Guiñote is a version of the Tute and Brisca family of games widely played in the provinces of Aragon, Navarre and part of Castille and Leon.
To win a game by holding the four jacks (Tute of jacks) or the four kings (Tute of kings), or reach 101 points by adding the value of the cards of the tricks won and the declarations made.
It is played with a 40 card Spanish deck.
Guiñote is usually played by four players in opposing pairs. It can also be played by two or three players as individuals.
For all suits the order of the cards, from highest to lowest, is: ace, three, king, jack, knight, seven, six, five, four and deuce. The value of the cards is:
Cards are drawn to determine which player should deal. The dealer shuffles the cards and the deck is cut by the player on
the left. The dealer then deals out all of the cards, one by one, from right to left, turning the last card up, called the Pinta (marking) as it marks the trump suit.
Players take it turns to deal the cards for full games, in a counter-clockwise direction.
The player on the dealer’s right, the “hand”, starts the game by playing one card.
The next players play one of their cards assisting (matching the suit of the first card), beating (playing a card of a higher value), trumping (playing a trump card) as the case may be. The trick is won by the highest trump card played or, if no trump is played, by the highest card of the suit that led.
The player of the pair that wins the trick, picks up the cards and places them face down in front of one of them, who becomes the “hand” for the next trick.
The pair that has won the trick can make declarations about the cards they are holding, a maximum of one for each member of the pair.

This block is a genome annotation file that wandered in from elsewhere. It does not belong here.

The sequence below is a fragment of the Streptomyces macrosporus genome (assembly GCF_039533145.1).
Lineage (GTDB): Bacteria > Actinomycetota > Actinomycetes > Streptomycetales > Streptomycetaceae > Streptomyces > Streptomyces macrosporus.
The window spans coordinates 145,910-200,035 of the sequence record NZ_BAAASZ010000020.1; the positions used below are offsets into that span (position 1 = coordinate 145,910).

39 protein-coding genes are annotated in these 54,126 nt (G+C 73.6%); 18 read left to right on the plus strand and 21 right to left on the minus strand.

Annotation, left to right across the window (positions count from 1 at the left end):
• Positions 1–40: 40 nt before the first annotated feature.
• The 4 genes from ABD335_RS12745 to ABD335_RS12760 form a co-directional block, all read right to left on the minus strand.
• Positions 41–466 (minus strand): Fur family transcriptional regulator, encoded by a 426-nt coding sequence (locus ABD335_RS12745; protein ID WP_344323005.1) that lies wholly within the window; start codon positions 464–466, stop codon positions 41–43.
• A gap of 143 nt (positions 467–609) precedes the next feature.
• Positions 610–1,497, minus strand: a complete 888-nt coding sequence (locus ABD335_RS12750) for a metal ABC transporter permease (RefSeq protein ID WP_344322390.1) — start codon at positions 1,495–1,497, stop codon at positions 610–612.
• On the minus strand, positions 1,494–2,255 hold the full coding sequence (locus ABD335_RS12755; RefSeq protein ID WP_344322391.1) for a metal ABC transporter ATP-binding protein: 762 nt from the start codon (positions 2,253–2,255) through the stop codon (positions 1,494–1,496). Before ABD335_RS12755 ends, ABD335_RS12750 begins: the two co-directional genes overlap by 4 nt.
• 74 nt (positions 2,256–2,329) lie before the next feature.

The game continues until each player has played their last card. Then the points scored by each pair are counted to determine who the winner is.
There are two ways to win the hand. One is to have a “Tute of jacks” or “Tute of kings”, which automatically wins. If no Tute is played then 101 or more points is needed to win. If both pairs manage to score more than 101 points in the same game, the pair with the biggest difference wins. If both pairs have the same number of points, the pair who won the last hand wins. If neither pair plays a Tute or reaches 101 points in this deal, then a second deal, called “turn around”, is played. This deal is dealt by the player who scored ten points in the last trick. It is important to remember how many points are being scored, because when a player believes that they have reached 101 points they declare this fact and the hand ends. After the check is made, the opposing player wins if the player that claims to have 101 points has made a mistake.
The game ends when one of the pairs has won the agreed number of hands.
Claiming to have the jack-king pair of the same suit is called a declaration. If a player is holding the jack and king cards of the same suit, they can declare it after either one of the pair has won a trick. If both players have one of these combinations, they can both declare after winning the trick, however, they cannot declare more than two, having to wait until they win another trick to declare again.
The cards of tricks won, declarations and the last trick of the hand are all worth points.
Declarations Declarations have a bonus of 40 points, “Las cuarenta”, when they are the trump suit, and 20 points “Las veinte en …” when they are any of the other suits.
Last trick. Winning the last trick of the hand, also called Monte, is worth 10 points and in the event of a tie the team that won the last trick wins.
Tute This is the combination of 4 kings (Tute of kings) or 4 jacks (Tute of jacks) held by a player. Where mode of play permits it, the player who declares Tute wins the hand.
The hand is lost if 101 points are claimed but this score has not been reached. Another action that leads to losing the hand is reneging, which consists of not playing, assisting or trumping when being able to carry out any of these actions in this order.
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